The result of that arrangement is a loosely-chronological coming-of-age story, rooted sometimes in Jones’ own life. Poems, like “Mercy,” see Boy craving his mother, reflecting the period after Jones lost his own. The setting is often Southern, a landscape known intimately by the Memphis-born, Texas-raised, Kentucky-educated poet.
“Skin Like Brick Dust,” a poem about Boy, a lover and a Harlem dawn, is close to autobiographical. It also critical to the book’s movement, because we “need to see [Boy] become a man, and part of becoming a man is … learning the limitations of sex and of love,” Jones says.
At the same time, while “Boy in some ways is very similar to me … his life is not my life,” Jones says.
The book is also “trying to mythologize this coming-of-age story,” refracting experiences and memories of being a young, gay man of color in rural, Southern communities, through sometimes magical, sometimes impossible, scenarios. When Boy leaves home in “Boy At Threshold,” he does so in the arms of the wind, for example, and mythical and biblical allusion pepper other poems.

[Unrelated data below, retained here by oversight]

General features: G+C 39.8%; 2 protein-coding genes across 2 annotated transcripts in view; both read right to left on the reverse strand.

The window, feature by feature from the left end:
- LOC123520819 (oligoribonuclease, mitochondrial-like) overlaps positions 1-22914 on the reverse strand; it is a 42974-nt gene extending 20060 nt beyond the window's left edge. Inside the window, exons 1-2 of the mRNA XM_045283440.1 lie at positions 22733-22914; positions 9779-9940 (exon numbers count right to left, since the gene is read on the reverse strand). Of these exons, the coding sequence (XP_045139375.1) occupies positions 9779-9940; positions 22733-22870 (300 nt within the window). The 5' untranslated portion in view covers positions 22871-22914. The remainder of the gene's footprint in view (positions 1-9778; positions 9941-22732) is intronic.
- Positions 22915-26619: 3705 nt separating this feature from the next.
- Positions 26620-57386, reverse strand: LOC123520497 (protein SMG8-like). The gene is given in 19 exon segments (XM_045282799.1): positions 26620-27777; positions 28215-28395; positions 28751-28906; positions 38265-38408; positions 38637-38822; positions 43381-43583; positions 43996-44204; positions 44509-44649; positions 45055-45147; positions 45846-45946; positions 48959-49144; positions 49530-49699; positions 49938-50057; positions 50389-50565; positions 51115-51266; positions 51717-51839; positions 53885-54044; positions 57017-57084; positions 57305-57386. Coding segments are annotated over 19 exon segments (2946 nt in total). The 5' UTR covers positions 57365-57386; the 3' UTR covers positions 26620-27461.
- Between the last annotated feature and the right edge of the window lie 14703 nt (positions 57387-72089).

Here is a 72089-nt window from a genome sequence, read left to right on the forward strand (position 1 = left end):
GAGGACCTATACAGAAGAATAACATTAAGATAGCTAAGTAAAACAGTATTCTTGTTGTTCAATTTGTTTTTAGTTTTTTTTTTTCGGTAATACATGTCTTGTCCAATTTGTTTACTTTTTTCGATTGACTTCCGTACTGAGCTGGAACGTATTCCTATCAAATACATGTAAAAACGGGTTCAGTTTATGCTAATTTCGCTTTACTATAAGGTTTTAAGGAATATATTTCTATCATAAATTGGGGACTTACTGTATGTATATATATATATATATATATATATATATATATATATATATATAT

“I felt that it didn’t have to be so realistic because so many people are able to pick up on the reality, and so we can kind of focus on the internal life,” Jones says.
That internal life allows Jones to explore a variety of themes, beginning with the complexity of the very word boy. The word “was a cut diamond with all of these facets,” says Jones. “It alludes to childhood, it alludes to the relationship between boys and men, and fathers and sons. It’s often a racial epithet,” and the word is also used in the context of certain sexual fetishes.
“Boy was really a character I created so that we could go on a journey and look at all of those facets without the book feeling like a dictionary entry or something,” he says.